Introversion has become a hot topic of late. You can hardly get online these days without stumbling on often-peevish introverts letting the world know that they are no longer cowed by extrovert domination. (Full disclosure: I’ve been among them since I started writing on the topic in 2009.)
But amidst those voices you can also find the upbeat voice of extrovert Jennifer B. Kahnweiler, a leadership consultant and global speaker who has dedicated her career to helping introverts realize their leadership potential. Kahnweiler’s previous books include The Introverted Leader: Building on Your Quiet Strength and Quiet Influence: The Introvert’s Guide to Making a Difference. Now she has released The Genius of Opposites: How Introverts and Extroverts Achieve Extraordinary Results Together, a book aimed at professionals trying to understand how to best communicate and work with people on the other side of the introvert-extrovert continuum.
Both introverts and extroverts can benefit from the wisdom in The Genius of Opposites, in which Kahneweiler doesn’t offer solutions for specific problems, but instead suggests ABCs for taking a broader view and reframing potential conflicts.
“Accept the Alien,” she writes. “You can’t change your opposite, but you can understand them. Once you are able to accept this fact, you are in for much less stress.” And according to Kahneweiler, you don’t have to avoid disagreement, but rather “bring on the battles.” Disagreements, she posits, can help you “arrive at better outcomes because you challenge each other to come up with better solutions.”
Using interviews with dozens of introvert-extrovert teams as well as examples drawn from famous collaborations, Kahnweiler packs the book with anecdotes. With the likes of movie critics Siskel and Ebert and musicians Hall and Oates, she shows how people have worked through personality-related problems to great success.
One team she highlights has developed code phrases for when communication begins breaking down. “We’re missing each other,” is when they can’t seem to meet on a concept. And there’s “Let me go on a tangent,” for when one of them has to take the conversation briefly in a new direction — a phrase instigated by the extrovert but soon adopted by the introvert as well.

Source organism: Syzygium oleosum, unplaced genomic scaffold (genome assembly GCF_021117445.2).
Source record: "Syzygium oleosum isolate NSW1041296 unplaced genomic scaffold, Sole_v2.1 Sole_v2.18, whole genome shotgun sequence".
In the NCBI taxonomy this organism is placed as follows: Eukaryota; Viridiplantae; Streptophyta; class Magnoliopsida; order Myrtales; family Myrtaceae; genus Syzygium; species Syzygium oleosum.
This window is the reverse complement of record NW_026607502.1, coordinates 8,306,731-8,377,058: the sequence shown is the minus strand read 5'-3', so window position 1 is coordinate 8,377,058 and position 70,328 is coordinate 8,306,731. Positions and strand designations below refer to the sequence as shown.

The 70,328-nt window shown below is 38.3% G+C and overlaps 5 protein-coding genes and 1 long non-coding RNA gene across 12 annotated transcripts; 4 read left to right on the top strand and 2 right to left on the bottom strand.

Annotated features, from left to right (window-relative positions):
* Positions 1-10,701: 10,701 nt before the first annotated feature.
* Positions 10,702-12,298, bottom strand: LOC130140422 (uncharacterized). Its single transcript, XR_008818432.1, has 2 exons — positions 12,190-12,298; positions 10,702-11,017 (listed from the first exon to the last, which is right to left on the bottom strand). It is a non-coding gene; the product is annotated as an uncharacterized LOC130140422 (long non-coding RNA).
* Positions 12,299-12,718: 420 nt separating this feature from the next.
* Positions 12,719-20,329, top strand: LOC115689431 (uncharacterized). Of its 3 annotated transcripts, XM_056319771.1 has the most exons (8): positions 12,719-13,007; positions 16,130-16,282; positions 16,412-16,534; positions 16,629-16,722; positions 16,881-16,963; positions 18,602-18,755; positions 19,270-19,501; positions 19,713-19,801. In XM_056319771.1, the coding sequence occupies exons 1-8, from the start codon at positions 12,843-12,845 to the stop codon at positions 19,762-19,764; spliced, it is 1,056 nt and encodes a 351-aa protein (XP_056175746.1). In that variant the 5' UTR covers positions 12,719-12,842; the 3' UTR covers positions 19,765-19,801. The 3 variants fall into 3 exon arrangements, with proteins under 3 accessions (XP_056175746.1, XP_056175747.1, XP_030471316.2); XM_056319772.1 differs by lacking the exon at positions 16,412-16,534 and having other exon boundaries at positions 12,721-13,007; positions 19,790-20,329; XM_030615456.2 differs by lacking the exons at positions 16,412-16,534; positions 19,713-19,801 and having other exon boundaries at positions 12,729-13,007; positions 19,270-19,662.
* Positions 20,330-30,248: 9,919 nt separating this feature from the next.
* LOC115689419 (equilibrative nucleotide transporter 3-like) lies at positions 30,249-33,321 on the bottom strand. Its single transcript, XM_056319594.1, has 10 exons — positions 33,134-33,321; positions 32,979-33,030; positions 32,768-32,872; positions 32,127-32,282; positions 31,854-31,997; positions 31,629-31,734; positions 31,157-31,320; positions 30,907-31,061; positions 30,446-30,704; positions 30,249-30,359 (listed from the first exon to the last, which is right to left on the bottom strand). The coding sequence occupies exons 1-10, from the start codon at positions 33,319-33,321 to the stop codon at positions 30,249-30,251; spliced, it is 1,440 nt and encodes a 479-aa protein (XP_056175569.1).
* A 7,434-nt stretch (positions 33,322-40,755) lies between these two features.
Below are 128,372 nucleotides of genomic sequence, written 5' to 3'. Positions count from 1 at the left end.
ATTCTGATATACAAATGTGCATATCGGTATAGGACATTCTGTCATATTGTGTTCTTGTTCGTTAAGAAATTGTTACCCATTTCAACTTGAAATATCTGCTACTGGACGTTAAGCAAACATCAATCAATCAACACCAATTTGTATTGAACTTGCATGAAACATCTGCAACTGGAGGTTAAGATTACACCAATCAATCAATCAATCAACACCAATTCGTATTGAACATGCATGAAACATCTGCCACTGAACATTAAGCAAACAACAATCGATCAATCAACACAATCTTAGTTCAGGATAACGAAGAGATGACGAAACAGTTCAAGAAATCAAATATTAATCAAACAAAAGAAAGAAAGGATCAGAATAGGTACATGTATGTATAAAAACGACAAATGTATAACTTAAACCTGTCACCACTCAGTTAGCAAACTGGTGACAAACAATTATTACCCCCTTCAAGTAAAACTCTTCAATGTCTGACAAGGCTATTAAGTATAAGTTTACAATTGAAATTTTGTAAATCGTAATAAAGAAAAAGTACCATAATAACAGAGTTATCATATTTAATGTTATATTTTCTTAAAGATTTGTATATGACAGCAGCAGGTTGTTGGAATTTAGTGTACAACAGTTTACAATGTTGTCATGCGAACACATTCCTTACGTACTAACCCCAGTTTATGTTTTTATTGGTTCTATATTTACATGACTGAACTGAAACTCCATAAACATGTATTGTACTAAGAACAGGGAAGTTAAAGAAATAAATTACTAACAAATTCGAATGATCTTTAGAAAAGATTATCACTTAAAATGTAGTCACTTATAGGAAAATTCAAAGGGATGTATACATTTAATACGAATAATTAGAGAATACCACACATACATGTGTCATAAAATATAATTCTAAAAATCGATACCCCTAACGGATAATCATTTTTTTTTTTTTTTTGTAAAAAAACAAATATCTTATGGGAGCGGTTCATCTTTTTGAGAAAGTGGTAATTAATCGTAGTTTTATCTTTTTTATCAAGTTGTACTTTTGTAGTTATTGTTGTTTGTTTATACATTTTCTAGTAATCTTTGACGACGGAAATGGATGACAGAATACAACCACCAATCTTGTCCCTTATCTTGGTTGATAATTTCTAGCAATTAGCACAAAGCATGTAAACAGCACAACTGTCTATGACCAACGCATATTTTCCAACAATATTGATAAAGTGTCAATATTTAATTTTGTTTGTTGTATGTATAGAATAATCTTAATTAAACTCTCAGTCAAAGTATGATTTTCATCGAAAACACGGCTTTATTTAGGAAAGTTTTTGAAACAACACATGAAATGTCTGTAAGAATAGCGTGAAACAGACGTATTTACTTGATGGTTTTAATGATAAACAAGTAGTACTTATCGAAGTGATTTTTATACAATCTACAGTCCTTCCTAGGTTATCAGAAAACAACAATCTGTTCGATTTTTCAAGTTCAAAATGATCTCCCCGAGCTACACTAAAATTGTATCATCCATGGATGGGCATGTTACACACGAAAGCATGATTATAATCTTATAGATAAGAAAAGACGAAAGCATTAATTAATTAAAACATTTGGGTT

Another introvert-extrovert team has divided duties so that the introvert deals with longtime clients, with whom he is comfortable, but leaves sales and “meet-and-greet” interactions to his more gregarious partner.
Still, not every moment is rosy. Kahnweiler also writes about a pair of architects who suffered through days of discomfort due to personality clashes. The extroverted architect popped into the introvert’s office with a lot to say one day, and the introvert couldn’t quite manage to put on his usual happy face. He scowled, she stomped off, offended — all because she didn’t realize that he wouldn’t always be gracious about interruptions.
All introverts and all extroverts are not the same, so Kahnwelier doesn’t try to provide pat solutions. Instead, she offers ways of looking at differences as strengths rather than obstacles. Nothing in here is groundbreaking, in the sense that after you read her suggestions you’re likely to think, “Well, of course!” But with clear language and well-chosen anecdotes, Kahnweiler helps you pinpoint where professional relationships are strong or breaking down, speeding you toward insight. (In terms of introvert-extrovert differences, that is — which are of course are only part of the equation in any relationship.)
Working with Kahnweiler’s ABCs requires self-examination — what assumptions and biases are you bringing into the collaboration? — as well as patience, tolerance, an open mind, and a sense of humor. It requires recognizing when a challenge is related to how something is being handled rather than what is being done. The payoff is that introvert-extrovert diversity, as much as any other kind, broadens and enhances what a business can provide for its clientele. It opens, too, the possibility for true innovation — the kind that divergent views can lead to.
Sophia Dembling is author of Introverts in Love: The Quiet Way to Happily Ever After.
The Genius of Opposites: How Introverts and Extroverts Achieve Extraordinary Results Together
Berrett-Koehler Publishers, August 2015
Paperback, 168 pages